May 24, 2021, by Postgraduate Placements Nottingham
Attending an online conference
I was recently fortunate enough to attend the Association of Nationalities World Convention with the help of the Researcher Academy’s Online Conference Fund. Though I’d been to smaller conferences before, this is the first large conference I’d presented at. The format was quite serious in that we were required to circulate a six to ten thousand word written paper in advance, and each panel included a discussant—usually a professor with many years experience in the field—whose job it was to provide feedback and critique the papers.
My slot to present was the very last slot, in UK time this meant 8pm on Saturday, so I had plenty of time to feel nervous. The penultimate session was the prize giving which took place on zoom. To my surprise I won a graduate paper prize in the Russia/Caucasus section for my paper on demographic change in the Soviet Union! I was thrilled and bumbled through a few thankyous. In the virtual reception afterwards, people were very kind and encouraged me to develop my paper into an article for the Association for the Study of Nationalities (ASN) journal Nationalities Papers. Previously I wouldn’t have considered I could do this, so it was great to chat to people about how publishing works.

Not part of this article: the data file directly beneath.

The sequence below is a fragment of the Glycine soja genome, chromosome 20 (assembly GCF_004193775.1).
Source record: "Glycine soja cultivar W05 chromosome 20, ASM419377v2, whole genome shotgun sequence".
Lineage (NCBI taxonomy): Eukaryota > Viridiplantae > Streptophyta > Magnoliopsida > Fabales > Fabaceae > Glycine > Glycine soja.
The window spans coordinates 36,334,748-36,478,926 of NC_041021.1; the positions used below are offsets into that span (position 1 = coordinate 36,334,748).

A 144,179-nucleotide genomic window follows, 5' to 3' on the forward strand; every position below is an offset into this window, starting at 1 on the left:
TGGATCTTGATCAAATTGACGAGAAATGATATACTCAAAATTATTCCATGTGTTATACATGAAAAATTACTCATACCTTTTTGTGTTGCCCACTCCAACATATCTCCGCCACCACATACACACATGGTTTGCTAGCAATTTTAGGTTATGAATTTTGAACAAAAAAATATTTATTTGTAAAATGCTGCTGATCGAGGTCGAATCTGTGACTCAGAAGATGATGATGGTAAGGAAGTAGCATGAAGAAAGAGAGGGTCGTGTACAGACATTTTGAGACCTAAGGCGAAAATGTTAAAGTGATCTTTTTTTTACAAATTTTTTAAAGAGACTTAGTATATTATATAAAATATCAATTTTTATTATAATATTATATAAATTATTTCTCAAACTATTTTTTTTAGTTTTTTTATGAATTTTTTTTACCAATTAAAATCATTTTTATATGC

Since the prize giving though my nerves had only increased. I had won a prize for the written paper, but I still had to actually present it! What if it didn’t live up to expectations? Fortunately, I needn’t have worried. There were a few people attending my panel, entitled ‘Authoritarian Governance in Soviet and Post-Soviet States’, but not a large audience. Our discussant, Professor Lawrence Markowitz provided some great feedback about how I might reframe the paper and the panel went by very quickly.
“I’ve been contacted my several people since the conference to discuss collaborating on panels and research in the future.”
The conference has been so useful for my development as a researcher. Not only do I now have the basis of a journal article to work on, I’ve also been contacted my several people since the conference to discuss collaborating on panels and research in the future. People often criticise online conferences, but given this one would have been held in America it’s unlikely I’d have been able to go if it had been in person due to the cost. I thought that four days on zoom might be quite fatiguing, but the quality of the papers so high I found it was easy to stay engaged, and the addition of discussants gave a particularly rich quality to the discussions. What worked particularly well about this conference was the additional sessions which broke up the day. These included a virtual reception with breakout rooms, a talk on getting involved with the ASN, and a session for graduate students on how to get published. Unlike some online formats where informal chat can be lost, I found ASN to be very friendly and welcoming. I’d highly recommend anyone considering an online conference to go for it!
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